Kevin Kline has returned to the cinema screen with yet another unique character that can only be described as delightfully quirky. The Extra Man, written and directed by Shari Springer Berman and Robert Pulcini from the novel by Jonathan Ames, is a comedy of manners and antiquarian sweetness. Young Louis Ives, a budding writer and Scott Fitzgerald devotee, moves to Manhattan and rents a room from Henry Harrison, one-time playwright and part-time "extra man". Paul Dano and Kevin Kline (both personal favorites of mine) fill the roles of Louis and Henry with an ease that belies the difficulty of comedic acting. That they succeed is evidenced by my, and the rest of the audience's, continual laughter from one moment to the next in this unusual film. The film plays against your expectations with Henry espousing outrageous opinions that are either antiquated or off-the-wall crazy or both. But, his character is so sincere, and opaque, that you find yourself laughing at statements that can only be described as outrageous. Polite people just don't say things like that, but Henry does.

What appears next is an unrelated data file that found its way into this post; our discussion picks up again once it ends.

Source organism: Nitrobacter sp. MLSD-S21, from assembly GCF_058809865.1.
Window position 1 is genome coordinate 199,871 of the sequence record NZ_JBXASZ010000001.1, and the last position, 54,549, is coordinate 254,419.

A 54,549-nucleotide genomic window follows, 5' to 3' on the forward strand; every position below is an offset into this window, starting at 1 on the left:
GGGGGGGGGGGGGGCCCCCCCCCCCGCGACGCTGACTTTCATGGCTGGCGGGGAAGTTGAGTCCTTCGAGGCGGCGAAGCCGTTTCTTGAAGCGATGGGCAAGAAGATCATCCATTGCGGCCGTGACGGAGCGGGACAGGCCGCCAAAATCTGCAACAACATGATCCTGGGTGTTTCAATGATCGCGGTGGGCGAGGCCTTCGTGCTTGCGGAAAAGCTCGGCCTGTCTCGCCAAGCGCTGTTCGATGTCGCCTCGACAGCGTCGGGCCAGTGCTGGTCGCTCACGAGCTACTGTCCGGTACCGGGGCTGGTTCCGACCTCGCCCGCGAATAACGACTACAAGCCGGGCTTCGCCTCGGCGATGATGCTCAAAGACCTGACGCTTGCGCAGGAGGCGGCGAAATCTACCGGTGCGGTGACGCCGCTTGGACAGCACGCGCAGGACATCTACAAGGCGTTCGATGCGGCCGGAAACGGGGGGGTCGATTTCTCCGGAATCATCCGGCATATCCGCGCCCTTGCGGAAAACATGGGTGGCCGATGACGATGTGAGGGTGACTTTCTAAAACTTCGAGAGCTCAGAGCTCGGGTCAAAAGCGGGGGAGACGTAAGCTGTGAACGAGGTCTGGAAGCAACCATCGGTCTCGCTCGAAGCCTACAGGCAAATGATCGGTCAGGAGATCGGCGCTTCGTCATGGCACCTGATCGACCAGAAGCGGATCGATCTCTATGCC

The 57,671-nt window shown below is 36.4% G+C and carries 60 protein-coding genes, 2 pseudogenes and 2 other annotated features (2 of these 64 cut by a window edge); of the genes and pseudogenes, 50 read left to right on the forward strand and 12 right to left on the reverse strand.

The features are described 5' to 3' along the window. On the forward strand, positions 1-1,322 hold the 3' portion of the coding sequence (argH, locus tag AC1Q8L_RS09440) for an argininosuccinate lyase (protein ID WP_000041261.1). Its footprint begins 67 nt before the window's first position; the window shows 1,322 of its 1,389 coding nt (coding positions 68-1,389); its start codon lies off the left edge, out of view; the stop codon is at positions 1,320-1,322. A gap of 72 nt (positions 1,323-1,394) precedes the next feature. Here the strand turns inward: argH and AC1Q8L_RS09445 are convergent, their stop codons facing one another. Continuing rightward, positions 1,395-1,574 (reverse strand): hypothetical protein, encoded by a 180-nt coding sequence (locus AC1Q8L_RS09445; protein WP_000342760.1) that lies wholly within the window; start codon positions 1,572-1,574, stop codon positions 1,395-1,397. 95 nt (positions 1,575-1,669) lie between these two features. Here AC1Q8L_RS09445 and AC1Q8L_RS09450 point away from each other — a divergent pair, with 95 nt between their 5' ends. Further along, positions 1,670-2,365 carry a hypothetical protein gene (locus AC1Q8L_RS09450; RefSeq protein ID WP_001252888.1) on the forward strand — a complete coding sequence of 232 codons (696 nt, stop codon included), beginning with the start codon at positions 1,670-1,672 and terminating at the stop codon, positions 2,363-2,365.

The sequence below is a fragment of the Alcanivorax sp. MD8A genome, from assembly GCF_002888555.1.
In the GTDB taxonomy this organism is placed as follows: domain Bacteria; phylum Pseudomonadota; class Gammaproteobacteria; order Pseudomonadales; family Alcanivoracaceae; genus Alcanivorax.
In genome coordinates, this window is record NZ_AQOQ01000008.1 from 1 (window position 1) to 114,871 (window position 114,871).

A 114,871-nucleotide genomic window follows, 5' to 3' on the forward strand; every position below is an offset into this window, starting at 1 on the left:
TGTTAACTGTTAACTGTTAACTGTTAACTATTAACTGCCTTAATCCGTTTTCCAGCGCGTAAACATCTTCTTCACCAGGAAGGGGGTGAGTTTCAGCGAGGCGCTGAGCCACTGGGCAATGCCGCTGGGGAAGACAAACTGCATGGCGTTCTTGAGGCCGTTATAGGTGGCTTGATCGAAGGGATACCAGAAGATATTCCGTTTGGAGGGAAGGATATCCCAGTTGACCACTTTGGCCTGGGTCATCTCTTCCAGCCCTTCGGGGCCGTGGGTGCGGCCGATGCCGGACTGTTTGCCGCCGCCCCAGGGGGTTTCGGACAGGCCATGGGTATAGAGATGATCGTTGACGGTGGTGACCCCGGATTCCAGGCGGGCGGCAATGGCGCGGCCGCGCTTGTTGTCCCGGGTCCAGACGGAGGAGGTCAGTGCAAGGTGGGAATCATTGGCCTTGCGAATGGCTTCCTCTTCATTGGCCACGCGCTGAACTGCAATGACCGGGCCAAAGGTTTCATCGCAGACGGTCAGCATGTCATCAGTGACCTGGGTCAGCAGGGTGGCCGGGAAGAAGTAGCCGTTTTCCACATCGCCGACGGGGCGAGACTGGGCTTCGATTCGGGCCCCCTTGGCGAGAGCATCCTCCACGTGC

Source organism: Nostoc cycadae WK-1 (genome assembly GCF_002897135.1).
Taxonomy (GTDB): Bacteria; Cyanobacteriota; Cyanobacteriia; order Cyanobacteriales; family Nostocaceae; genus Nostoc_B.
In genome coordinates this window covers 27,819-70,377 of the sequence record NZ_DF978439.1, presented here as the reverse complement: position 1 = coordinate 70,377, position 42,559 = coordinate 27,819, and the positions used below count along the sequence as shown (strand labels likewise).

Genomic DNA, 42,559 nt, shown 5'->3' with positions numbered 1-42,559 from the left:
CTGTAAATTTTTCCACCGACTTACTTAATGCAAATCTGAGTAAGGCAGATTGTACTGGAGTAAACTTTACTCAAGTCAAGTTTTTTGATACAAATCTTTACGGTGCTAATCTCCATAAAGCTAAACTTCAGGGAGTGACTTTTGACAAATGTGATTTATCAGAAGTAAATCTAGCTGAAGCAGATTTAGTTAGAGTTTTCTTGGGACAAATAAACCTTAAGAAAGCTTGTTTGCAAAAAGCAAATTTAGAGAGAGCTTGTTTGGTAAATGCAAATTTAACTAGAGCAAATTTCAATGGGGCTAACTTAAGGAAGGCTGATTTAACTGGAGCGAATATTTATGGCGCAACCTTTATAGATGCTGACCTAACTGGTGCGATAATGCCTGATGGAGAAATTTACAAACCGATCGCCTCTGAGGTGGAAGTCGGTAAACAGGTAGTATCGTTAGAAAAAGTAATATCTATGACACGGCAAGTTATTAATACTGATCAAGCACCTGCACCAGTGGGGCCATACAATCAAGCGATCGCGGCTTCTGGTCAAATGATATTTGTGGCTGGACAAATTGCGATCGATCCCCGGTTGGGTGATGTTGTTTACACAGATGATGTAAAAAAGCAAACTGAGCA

Paul Dano's character, Louis Ives, is an everyman who tries to unravel Henry's persona with little success. But, what really sparks Louis’ imagination is his new home life. He rents a room in the ramshackle apartment of Henry Harrison (Kevin Kline), a penniless, wildly eccentric and brilliant playwright. When Henry’s not dancing alone to obscure music or singing operettas, he’s performing – with great panache -- the duties of an “extra man,” a social escort for the wealthy widows of Manhattan high society. The two men develop a volatile mentorship, which leads to a series of urban adventures -- encountering everything from a leaping lion to a wildly jealous hirsute neighbor to drunken nonagenarians to a shady Swiss hunchback.
Along his exploration into the heart of New York City, Henry and Louis have unexpected influences on each other and form a memorable bond that bridges their differences. In part, Paul takes on part of Henry's personality, through a sort of osmosis of character. I found both Louis's imagnative journey and Henry's eclectic character made an entertaining film.